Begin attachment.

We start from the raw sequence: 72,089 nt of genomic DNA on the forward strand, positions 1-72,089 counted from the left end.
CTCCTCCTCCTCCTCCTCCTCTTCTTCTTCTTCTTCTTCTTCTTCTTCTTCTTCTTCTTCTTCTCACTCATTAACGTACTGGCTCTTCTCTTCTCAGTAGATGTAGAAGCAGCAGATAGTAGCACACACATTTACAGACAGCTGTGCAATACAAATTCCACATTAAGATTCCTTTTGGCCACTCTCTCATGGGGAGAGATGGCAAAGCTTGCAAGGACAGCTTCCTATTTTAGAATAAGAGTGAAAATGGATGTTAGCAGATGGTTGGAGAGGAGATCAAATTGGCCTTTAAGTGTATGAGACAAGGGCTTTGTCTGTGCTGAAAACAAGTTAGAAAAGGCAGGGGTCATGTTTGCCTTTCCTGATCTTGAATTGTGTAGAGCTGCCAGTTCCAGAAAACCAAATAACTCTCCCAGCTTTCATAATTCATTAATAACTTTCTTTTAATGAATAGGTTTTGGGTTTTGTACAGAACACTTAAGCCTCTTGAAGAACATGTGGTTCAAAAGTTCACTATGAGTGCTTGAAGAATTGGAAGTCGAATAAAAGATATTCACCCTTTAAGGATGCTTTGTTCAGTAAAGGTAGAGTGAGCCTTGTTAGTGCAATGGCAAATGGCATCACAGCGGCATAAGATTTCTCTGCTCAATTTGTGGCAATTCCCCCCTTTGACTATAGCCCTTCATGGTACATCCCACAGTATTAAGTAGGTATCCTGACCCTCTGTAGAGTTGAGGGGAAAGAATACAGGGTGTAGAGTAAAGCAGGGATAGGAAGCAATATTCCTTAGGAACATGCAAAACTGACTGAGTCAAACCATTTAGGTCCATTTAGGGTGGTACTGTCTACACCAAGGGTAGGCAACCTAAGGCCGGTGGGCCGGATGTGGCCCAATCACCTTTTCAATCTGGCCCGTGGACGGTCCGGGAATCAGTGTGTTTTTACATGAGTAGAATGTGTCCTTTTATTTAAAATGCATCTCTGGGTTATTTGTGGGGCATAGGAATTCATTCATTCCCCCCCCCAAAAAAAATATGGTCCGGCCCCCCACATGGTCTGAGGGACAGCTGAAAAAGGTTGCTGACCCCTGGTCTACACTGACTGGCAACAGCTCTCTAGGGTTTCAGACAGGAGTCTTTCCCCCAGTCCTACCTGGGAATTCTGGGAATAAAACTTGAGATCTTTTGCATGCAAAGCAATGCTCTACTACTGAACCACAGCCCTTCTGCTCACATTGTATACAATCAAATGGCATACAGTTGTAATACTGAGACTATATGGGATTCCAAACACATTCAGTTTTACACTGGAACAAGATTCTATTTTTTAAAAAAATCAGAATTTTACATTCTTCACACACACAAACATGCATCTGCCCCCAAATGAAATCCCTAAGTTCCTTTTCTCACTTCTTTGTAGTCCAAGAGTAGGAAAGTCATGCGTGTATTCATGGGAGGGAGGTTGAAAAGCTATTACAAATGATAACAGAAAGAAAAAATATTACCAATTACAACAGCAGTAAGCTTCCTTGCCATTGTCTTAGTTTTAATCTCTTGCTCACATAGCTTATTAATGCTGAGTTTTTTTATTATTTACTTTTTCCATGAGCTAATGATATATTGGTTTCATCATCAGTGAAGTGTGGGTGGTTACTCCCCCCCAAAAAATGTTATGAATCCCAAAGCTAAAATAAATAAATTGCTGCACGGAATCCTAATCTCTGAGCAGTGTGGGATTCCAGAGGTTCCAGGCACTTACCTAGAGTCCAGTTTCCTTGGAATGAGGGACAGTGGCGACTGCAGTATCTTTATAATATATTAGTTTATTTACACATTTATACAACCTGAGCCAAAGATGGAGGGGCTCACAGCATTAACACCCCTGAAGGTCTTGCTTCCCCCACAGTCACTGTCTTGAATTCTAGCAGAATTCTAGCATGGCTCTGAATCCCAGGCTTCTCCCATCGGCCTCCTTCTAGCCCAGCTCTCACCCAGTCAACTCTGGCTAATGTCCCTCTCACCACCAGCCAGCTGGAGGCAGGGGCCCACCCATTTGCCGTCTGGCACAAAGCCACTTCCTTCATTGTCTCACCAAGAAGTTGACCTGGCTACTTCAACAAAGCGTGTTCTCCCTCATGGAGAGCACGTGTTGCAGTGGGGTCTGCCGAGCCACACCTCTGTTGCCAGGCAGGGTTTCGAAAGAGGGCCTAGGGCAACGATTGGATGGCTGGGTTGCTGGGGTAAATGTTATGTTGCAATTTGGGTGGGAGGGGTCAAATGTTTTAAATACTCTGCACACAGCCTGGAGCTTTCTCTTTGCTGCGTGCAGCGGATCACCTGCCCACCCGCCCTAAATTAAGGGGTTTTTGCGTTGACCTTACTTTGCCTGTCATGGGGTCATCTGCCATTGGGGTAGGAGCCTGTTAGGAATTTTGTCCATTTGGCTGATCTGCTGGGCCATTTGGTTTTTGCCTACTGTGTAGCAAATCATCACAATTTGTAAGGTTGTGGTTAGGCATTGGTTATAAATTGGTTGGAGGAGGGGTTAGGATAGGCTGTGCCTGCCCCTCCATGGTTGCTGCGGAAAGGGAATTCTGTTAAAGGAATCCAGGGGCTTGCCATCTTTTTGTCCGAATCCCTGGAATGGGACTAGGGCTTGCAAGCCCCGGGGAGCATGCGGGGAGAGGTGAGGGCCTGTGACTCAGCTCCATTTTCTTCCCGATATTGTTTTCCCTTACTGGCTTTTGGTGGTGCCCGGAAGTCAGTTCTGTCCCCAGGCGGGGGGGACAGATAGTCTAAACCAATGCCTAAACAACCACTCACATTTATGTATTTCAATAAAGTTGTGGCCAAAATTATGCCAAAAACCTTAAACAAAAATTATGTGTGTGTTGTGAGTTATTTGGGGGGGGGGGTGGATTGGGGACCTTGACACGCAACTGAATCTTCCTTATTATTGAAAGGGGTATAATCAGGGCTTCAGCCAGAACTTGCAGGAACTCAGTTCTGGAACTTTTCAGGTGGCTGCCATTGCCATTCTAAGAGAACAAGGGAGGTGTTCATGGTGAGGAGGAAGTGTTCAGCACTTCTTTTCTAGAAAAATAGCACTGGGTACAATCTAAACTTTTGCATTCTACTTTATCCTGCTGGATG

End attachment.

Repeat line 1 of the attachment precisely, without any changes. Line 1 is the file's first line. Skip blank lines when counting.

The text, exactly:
We start from the raw sequence: 72,089 nt of genomic DNA on the forward strand, positions 1-72,089 counted from the left end.